Autistic Teenager Handcuffed By Police After Having A Seizure
A case of police brutality or police procedures gone wrong? Whatever the perception, an episode involving an autistic teen who had suffered seizures and erring police officers at a California fast food restaurant should serve as a wake-up call for proper police response to future medical emergencies.
A 16-year-old autistic boy in a Fresno, California, hospital is undergoing recovery from a seizure that he had while handcuffed by police, according to his family.
The Washington Post reported that the teen’s mother, Lourdes Ponce, took her family to a fast food restaurant Thursday shortly after seeing a doctor about her son’s recent epileptic seizures, according to news reports from ABC 30. The boy then suffered another seizure, this time inside the restaurant’s restroom, before Ponce heard him drop on the floor. As the restroom door was locked, she was unable to reach her son. Shortly after, the restaurant staff unlocked the restroom door and found the boy lying on the tiles.
The boy’s sister called 911, and local police were the first to arrive on the scene. Rather than assist the teen, who began to panic and vomit at that point, the officers instead handcuffed him and tried to throw him at the back of a police car, seemingly unconvinced that he was autistic with epilepsy as Ponce had told them. The Fresno Police Department said after the incident that they did it to “prevent him from harming himself or others” until an ambulance arrived.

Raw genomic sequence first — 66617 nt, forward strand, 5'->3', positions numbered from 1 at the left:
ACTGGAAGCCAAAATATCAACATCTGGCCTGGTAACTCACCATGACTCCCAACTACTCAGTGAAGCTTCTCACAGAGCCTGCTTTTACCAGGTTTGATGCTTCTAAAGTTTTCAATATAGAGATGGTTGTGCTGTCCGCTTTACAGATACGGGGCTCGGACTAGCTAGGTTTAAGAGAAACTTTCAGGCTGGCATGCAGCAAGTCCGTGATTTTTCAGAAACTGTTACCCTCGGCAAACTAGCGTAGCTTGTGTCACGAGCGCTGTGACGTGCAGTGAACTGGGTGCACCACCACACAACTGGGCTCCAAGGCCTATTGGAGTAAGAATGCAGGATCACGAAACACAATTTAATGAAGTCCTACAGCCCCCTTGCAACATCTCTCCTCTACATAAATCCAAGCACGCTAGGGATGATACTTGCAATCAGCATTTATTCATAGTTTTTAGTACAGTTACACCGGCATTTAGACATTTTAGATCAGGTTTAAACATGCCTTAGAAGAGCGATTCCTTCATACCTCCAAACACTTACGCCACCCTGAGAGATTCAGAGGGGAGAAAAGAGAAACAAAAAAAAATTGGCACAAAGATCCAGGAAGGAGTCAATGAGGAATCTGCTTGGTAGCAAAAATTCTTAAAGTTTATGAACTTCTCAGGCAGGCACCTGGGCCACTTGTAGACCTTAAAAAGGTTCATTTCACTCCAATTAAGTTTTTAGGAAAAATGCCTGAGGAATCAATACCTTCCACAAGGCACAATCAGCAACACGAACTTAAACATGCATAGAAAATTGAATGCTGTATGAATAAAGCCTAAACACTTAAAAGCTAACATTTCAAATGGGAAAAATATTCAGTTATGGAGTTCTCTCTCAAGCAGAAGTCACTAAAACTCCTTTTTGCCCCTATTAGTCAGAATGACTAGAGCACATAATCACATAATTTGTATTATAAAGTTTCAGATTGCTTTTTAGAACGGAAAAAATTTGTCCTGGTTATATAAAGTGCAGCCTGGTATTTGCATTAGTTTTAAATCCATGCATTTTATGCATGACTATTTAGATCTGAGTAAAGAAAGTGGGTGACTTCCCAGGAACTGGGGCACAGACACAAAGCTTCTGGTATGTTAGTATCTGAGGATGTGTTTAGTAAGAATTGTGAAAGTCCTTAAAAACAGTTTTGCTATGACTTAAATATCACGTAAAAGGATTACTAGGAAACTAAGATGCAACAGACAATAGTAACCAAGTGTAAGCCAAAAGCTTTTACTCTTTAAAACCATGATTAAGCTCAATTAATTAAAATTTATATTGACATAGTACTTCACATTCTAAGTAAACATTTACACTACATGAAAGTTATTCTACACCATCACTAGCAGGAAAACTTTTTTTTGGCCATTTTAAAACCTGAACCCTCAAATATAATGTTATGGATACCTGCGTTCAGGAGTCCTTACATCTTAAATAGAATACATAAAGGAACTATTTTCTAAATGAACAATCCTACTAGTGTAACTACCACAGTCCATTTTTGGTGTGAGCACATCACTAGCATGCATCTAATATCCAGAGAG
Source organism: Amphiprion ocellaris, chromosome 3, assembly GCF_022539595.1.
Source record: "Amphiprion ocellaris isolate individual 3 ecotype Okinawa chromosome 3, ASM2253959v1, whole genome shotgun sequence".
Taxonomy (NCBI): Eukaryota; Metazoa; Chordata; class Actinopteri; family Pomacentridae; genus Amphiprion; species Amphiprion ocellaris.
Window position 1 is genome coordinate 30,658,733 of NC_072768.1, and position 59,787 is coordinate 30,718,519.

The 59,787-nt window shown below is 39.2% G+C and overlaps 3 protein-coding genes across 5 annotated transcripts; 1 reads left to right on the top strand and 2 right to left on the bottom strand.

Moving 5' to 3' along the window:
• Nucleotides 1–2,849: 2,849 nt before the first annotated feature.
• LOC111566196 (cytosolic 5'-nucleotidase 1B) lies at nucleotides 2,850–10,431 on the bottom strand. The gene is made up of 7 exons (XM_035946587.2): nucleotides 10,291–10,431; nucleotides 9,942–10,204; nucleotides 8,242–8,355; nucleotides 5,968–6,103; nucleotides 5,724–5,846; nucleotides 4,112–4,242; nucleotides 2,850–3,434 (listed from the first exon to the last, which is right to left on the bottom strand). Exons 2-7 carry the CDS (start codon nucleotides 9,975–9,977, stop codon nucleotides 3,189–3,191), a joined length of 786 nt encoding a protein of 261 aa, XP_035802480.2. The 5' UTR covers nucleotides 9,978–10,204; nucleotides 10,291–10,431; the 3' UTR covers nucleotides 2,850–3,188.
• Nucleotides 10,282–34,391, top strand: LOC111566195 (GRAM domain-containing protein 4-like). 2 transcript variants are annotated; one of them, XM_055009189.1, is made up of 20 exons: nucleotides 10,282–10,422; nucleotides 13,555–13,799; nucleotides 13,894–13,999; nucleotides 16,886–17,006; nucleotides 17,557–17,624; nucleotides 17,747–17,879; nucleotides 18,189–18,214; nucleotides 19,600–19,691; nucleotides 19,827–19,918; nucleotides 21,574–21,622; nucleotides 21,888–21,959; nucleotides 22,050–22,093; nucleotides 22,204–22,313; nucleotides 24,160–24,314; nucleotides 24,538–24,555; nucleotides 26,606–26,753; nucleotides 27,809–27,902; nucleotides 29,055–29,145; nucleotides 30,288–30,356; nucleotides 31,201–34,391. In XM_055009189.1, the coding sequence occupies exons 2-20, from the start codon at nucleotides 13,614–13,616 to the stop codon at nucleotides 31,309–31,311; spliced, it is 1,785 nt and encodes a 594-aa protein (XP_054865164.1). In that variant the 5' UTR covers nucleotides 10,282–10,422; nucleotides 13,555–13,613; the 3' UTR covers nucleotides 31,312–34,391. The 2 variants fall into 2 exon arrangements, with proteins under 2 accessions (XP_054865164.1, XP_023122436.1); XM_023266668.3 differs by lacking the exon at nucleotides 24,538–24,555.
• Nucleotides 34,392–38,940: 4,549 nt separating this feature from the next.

Desperate, Ponce ran to her car and produced papers proving both her son’s medical history and his history with epilepsy before showing them to the officers on the scene, who later released the boy before medical responders arrived on the scene to take him to nearby Valley Children’s Hospital in Madera, California, for treatment.
ABC News reported that the teenager is recovering from his epileptic bouts in addition to a fracture on one of his hands and bruises that resulted from his encounter with police. Although he is expected to make a full recovery, his release date is still unknown.
Fresno police delivered a certificate of release form to the hospital Friday, which stated that the teenager would not be arrested upon leave. Ponce told ABC News that the trauma of the episode has made it difficult for her son to receive medical treatment.
The Fresno Police Department said that this case “is currently under Administrative Review,” adding that it “will include the examination of all the information pertaining to the officer’s contact including Body Worn Cameras.”
Ponce later told ABC that she is upset about the incident and believes this will convince police to get more training on how to properly handle medical emergencies.
Published at Tue, 04 Feb 2020 17:24:40 +0000